by Catherine Macallister
For Laura Gallagher Byrne, there are memories that capture what it’s like to be a part of the Dreamland Stage Company: a young actress playing the iconic Peter Pan flying through the open window into the Darlings’ room for the first time, cast parties marking the end of a grand journey, and most recently the palpable “exuberance” of the cast of the Lion King Jr. seeing Pride Rock for the first time. These moments and memories make up only a small portion of what it means to be a member of the Dreamland Stage Company, a program designed for young participants with young audiences and their families in mind.
January 2020 will mark the third year that the Stage Company program has been a part of The Nantucket Dreamland Foundation. What started as a program with two children’s shows a year has expanded into a year-round program that brings theatre education to the children of Nantucket. When it became clear this program was so large that it deserved to be its own component of the Dreamland Foundation, Laura Gallagher Byrne was hired to be Director of Theatre and Education. Byrne was the former theatre arts teacher at Cyrus Pierce Middle School and saw the need for island-wide youth theatre education. At the time, there were no matinee shows available or theatre outreach opportunities that were focused solely on kids on a year-round basis. After she started directing at the Dreamland, she began to build community connections to local nantucket schools, offering opportunities for a touring educational program that allows students to interact with professional theatre that has ties to their own curricula.
Having earned a Master’s in Theatre Education from Emerson College, Byrne believes strongly in the incorporation of educational components in shows. Personally, Byrne “seeks a lot of professional development,” working with professional organizations like the Organization of Theatre for Young Adults, recently attending a conference in Atlanta, and taking the opportunity to visit other renowned theaters like the Seattle Children’s Theatre. She is constantly forging bonds with other theatre educators, working to bring diversity and inclusion to the forefront of the chosen productions. Working closely with Dreamland Foundation Executive Director Joe Hale, Byrnes highlights their partnership in fostering a creative environment, “I am so grateful,” she says, “Joe gives me clarity.”
The Dreamland Stage Company year-round schedule features two tuitionbased programs, a Fall Show with an educational outreach component, and a Touring Production. The Stage Company has found a unique niche on Nantucket: a theatre program designed for kids with kids on stage and in the audience. It is a chance for children to explore shows that have been carefully chosen to tie into curricula, often with study guides designed by Byrne. Byrne works with school administrators on Nantucket to ensure that the Stage Company offers programs and productions well-suited to the needs of island children and to stay involved with Nantucket schools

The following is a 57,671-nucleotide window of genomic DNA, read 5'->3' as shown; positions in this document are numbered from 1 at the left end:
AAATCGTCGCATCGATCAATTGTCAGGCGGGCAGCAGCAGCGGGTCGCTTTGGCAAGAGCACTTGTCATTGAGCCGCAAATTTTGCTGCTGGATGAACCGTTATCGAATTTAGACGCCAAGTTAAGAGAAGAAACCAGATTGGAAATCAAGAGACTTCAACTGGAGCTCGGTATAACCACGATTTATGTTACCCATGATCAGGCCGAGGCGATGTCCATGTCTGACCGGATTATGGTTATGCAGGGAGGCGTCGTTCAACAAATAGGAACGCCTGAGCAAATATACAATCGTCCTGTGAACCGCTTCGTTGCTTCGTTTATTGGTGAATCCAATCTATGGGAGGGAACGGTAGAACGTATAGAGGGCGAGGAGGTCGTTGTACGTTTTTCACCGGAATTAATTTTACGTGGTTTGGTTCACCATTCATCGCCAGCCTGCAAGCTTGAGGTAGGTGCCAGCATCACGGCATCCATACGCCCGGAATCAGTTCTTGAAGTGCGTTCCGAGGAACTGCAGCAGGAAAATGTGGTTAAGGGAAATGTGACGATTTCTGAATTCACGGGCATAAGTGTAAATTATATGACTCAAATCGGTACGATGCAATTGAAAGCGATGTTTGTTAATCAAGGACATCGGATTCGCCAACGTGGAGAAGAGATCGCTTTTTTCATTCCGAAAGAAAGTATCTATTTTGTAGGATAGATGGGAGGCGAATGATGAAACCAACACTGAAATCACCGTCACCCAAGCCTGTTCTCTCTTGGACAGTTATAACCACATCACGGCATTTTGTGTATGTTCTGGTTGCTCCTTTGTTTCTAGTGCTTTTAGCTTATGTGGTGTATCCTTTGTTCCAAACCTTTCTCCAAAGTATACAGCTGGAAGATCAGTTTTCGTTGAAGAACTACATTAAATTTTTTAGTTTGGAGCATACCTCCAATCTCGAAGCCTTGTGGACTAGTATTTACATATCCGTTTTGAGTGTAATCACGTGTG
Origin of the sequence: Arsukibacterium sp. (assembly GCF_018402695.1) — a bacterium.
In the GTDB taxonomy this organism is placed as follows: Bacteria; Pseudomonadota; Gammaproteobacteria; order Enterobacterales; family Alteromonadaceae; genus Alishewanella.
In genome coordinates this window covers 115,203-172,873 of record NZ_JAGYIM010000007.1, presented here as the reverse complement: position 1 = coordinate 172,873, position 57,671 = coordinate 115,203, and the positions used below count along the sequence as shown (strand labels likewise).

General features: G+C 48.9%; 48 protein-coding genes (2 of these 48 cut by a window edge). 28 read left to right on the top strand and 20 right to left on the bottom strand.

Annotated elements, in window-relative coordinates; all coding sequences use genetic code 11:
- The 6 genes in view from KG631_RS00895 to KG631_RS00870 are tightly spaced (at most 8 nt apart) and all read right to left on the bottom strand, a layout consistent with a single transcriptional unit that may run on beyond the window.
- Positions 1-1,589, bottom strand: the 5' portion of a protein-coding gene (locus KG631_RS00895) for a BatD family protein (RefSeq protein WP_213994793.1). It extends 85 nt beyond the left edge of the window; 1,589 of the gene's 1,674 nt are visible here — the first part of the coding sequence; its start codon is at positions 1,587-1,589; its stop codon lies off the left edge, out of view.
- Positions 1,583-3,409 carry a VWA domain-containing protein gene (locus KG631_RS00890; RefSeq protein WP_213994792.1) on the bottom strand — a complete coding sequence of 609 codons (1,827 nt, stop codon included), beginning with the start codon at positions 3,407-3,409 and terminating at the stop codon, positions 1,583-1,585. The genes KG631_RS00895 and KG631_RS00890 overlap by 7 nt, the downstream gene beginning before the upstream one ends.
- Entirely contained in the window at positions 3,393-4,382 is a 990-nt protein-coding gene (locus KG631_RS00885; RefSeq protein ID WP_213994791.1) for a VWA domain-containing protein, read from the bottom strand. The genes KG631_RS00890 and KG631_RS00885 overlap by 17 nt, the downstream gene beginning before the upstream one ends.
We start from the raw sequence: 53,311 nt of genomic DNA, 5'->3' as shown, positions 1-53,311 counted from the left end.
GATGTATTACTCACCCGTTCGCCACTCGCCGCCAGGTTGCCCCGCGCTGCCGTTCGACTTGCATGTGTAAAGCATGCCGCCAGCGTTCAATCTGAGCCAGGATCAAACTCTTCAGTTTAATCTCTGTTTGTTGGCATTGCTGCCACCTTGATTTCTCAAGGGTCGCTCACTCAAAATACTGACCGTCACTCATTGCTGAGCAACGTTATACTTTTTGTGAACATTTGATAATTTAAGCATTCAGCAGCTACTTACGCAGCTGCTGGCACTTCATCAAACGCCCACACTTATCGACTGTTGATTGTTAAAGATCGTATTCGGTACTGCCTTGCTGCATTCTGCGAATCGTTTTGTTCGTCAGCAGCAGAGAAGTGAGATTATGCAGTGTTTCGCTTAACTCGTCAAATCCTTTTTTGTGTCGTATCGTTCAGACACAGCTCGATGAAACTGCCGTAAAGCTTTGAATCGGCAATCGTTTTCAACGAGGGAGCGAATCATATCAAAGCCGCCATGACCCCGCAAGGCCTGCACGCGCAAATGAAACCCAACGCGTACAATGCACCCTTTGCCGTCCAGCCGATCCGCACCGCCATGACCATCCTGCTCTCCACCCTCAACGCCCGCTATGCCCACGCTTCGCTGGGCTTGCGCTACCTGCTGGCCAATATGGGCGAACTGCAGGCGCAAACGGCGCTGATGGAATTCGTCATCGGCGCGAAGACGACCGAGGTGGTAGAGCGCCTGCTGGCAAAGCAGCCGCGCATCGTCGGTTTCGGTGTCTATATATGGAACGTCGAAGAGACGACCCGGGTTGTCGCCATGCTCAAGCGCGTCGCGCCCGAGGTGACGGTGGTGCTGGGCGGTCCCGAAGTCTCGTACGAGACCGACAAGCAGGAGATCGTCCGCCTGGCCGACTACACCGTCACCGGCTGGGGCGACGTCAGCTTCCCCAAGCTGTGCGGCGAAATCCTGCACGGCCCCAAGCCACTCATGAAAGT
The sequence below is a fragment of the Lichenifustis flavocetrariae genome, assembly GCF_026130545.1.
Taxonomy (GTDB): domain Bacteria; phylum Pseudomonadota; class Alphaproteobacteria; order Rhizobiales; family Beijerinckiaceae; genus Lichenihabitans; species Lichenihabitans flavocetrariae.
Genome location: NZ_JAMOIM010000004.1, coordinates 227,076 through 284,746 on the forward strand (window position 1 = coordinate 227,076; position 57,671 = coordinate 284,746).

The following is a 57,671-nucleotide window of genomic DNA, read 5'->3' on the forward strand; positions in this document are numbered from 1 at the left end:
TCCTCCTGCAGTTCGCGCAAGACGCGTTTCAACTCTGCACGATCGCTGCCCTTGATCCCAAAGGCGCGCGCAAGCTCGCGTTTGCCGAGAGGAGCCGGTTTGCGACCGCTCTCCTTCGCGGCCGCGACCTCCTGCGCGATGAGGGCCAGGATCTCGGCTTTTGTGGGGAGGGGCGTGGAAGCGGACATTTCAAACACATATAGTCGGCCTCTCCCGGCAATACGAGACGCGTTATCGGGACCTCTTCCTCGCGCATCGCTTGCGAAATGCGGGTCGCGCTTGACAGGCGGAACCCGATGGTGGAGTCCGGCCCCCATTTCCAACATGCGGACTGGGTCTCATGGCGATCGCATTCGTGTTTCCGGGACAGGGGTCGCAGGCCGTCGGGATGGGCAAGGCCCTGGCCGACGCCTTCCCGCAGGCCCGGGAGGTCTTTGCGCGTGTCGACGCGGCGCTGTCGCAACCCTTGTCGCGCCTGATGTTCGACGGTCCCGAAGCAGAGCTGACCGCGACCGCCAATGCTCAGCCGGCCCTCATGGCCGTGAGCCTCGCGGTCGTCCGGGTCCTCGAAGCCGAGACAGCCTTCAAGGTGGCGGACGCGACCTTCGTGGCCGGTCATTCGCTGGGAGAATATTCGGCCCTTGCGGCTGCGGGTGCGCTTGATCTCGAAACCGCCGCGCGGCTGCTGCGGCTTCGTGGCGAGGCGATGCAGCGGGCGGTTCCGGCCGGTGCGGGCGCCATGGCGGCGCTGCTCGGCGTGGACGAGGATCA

The fall 2017 production of To Kill A Mockingbird, fall 2018 production of The Diary of Anne Frank and the upcoming fall 2019 production of The Giver, have all been intertwined with the major themes and discussions going on in each of the schools—primarily geared to middle school students. The Diary of Anne Frank, allowed for an opportunity to experience diversity and make connections. Byrne recalls that the father of the young actress who played Anne said his daughter told him that she wasn’t sure she could get through the last scene, calling it “painfully sad.” Even describing it now Byrne says “ I could almost weep,” knowing that the kids are understanding the context of what they are performing and sharing that experience with community. The cast even participated in their own Seder at the Nantucket Culinary center, further deepening their understanding of the context of characters and history. With the Lion King Jr,. Byrne hopes that kids will feel a sense of representation—“ I’m being represented: I’m being seen”—that show captures the importance of diversity in theatre and representation of actors of color.
Lion King Jr. and Frozen Jr. (opening in February of 2020), are both part of the tuition-based performances for ages 8 to 16 put on by the Stage Company. A significant endowment makes scholarship funds available for students who require assistance in covering tuition. “No child is ever turned away based on need,” says Byrne, who has worked to ensure that the programs are accessible to all: summer residents and year-round residents especially. The goal is to create a sense of belonging and to understand that “theatre is a powerful tool for us” says Byrne. Additionally, Byrne hopes to “create participants on stage and consumers of theatre as well,” meaning that the students have the chance to participate in theatre while also being able to appreciate theatre as an audience members. “The job of the director” she says, “is to be an educator, cheerleader, and editor,” tasks she takes very seriously. She also believes in the importance of listening to ideas that the students bring to the table, “every idea is taken down and considered,” a prime example of the collaboration that is involved with the Company.